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5648Re: Watchmen

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  • clanceyakker
    Jun 21, 2009
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      Wolverine was already heading that way.

      In truth, I think Watchmen had a solid story, and it was misinterpreted to be appealing because of its subject matter, so this was the bandwagon all the other heroes leapt on.

      And the 'villian' of the piece felt he was actually the hero of the day, and open to interpretation, he was. It wasn't like Dr. Doom conquering the world. What would Doom do with the world if he conquered it? He was only a man.

      I think it cheapened the direction of comic books, but this happens in pretty much all mediums. Language, sex, gore, violence, people like it, but they are repulsed by it.

      I've never really felt people were so offended by it, or naive to it, just that they didn't it always interesting.

      I was never deprived of excessive subject matter (whether it was slasher movies or Watchmen) but the shock mentality in today's films and comic books is just redundant to me.

      And now the interpretation from the younger crowd, if Im not blown away by depictions of anal fluids in a comic book, is that I'm shocked by such portrayals and offended.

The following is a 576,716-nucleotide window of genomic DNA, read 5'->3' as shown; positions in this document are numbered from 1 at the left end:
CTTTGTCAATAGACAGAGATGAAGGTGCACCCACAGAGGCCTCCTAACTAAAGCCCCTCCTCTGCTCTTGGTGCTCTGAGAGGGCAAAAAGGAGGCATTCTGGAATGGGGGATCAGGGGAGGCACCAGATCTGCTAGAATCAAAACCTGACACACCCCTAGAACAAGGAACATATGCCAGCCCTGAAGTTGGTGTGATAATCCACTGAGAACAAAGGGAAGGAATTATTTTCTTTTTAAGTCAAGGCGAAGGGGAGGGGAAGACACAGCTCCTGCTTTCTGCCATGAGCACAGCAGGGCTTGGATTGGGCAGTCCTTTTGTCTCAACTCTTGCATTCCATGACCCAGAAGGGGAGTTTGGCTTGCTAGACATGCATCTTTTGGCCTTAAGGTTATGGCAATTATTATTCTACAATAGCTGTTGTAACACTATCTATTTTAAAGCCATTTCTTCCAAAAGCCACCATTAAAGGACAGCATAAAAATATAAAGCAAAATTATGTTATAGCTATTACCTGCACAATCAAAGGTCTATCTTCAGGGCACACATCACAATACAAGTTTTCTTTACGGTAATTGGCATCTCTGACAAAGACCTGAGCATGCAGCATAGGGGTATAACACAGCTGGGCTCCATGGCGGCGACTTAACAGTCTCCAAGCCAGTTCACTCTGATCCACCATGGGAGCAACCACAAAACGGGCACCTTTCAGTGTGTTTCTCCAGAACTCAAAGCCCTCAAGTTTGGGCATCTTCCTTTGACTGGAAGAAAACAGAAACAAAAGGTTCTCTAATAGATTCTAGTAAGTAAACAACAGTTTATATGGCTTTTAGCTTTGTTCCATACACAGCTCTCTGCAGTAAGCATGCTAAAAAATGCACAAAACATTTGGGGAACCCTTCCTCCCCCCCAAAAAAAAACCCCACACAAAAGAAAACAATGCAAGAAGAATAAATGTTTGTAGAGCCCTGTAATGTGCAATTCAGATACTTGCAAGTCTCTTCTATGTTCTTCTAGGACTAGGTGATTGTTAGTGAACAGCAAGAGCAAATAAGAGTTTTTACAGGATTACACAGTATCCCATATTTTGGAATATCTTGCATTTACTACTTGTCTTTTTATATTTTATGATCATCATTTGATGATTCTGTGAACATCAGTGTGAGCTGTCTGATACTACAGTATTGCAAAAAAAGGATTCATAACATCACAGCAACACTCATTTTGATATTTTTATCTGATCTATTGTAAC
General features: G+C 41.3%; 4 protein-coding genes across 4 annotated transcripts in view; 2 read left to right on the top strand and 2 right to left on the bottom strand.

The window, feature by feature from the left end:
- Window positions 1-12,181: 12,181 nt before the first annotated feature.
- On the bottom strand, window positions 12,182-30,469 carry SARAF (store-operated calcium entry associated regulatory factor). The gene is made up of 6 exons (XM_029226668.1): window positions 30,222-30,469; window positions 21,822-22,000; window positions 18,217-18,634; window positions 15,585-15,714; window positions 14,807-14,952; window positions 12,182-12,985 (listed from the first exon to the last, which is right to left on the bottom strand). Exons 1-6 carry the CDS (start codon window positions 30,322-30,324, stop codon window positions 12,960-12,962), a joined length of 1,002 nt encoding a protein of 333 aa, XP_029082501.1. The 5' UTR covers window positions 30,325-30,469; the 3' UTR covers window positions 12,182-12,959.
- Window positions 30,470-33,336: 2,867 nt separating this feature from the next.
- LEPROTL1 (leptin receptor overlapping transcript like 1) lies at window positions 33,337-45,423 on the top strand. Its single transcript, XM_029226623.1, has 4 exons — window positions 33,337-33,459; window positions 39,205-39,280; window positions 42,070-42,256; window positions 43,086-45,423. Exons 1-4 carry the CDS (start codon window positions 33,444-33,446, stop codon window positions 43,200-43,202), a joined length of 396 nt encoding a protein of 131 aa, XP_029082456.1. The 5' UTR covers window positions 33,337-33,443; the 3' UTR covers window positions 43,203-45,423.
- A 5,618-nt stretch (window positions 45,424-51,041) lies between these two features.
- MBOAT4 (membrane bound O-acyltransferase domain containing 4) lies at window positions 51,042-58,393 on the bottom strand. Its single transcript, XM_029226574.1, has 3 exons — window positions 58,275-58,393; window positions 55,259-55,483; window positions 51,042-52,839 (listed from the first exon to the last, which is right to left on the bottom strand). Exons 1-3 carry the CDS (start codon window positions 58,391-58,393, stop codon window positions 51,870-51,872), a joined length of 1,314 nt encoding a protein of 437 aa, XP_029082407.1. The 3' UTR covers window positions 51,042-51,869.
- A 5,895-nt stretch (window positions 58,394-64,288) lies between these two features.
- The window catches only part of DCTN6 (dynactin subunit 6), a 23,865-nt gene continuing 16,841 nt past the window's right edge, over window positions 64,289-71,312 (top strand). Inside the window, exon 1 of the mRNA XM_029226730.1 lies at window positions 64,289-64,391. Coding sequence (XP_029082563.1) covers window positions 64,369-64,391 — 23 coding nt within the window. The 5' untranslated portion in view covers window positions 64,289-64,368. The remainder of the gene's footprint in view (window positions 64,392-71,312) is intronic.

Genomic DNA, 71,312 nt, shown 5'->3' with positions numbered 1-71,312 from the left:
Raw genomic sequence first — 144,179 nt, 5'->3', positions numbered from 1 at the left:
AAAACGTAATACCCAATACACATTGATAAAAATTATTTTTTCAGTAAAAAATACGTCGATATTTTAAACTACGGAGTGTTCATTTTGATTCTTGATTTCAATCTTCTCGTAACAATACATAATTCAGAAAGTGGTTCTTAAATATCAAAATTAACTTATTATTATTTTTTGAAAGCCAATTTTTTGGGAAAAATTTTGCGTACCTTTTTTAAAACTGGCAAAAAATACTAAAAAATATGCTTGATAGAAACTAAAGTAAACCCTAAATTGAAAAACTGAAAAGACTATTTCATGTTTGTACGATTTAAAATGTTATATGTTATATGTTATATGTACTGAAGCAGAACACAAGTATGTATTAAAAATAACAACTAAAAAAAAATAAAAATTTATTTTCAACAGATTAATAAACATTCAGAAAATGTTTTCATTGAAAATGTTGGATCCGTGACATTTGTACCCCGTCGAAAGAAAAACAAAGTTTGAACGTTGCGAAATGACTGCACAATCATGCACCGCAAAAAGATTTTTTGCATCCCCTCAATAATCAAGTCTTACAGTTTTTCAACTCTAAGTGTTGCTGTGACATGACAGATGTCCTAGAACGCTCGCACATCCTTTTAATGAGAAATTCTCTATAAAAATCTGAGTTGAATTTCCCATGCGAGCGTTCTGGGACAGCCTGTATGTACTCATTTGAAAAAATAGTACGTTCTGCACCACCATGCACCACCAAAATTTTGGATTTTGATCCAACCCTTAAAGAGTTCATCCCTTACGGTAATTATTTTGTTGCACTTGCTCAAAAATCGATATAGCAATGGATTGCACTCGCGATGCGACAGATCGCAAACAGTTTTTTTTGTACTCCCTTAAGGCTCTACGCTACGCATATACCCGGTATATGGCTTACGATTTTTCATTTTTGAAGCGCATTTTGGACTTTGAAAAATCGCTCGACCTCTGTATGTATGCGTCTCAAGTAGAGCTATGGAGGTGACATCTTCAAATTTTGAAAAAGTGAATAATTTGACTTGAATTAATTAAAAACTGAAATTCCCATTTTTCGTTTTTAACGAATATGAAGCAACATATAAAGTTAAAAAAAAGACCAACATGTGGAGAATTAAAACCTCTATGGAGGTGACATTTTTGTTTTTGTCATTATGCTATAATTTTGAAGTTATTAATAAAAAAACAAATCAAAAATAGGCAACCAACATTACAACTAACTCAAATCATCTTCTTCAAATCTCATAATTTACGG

Never ending cycle.

      I've often felt that these depictions could simply show someone chewing their food and opening their mouths.

      Ewww! Gross!

      Same effect. Ths was Watchmen.

      But as I said, if the story had been there without the illustrations of the gore and Rorshach's whore mom, would the book have been just as revolutionary?

      I guess we'll never know, eh?


      --- In DC_Comics_Uncensored@yahoogroups.com, "skeletors_hood" <skeletors_hood@...> wrote:
      >
      > The appeal always seemed to be that this was one of the first stories in comics that fostered a more adult appeal, and not because of the nudity or stuff like that. It doesn't end with the heroes winning, for example. It's not the JLA going, "wow, that was a close one. But if evil tries again, we'll always be there." Nope, the "villain" was successful in his plan, and the heroes realize that his plan was the lesser of two evils, and accept to not reveal him. It ends in compromise, like so many things in the real world, and this was an idea unheard of in comics, that it was one of the cornerstones in redefining the way people look at and read comics. This is one of the reasons that it is so revered...without Watchmen, you may not have the Batman that you see in Dark Knight. Characters like Punisher and Wolverine would have no grounds in which to flex their muscles, because writers would still write them towards kids, keeping them toned down and safe. I'm not saying that it is all owed to Watchmen, but Watchmen helped make it happen. Like Shakespeare didn't invent theater, nor did he change it really, but he definitely had a strong influence in its development towards what we consider theater today.
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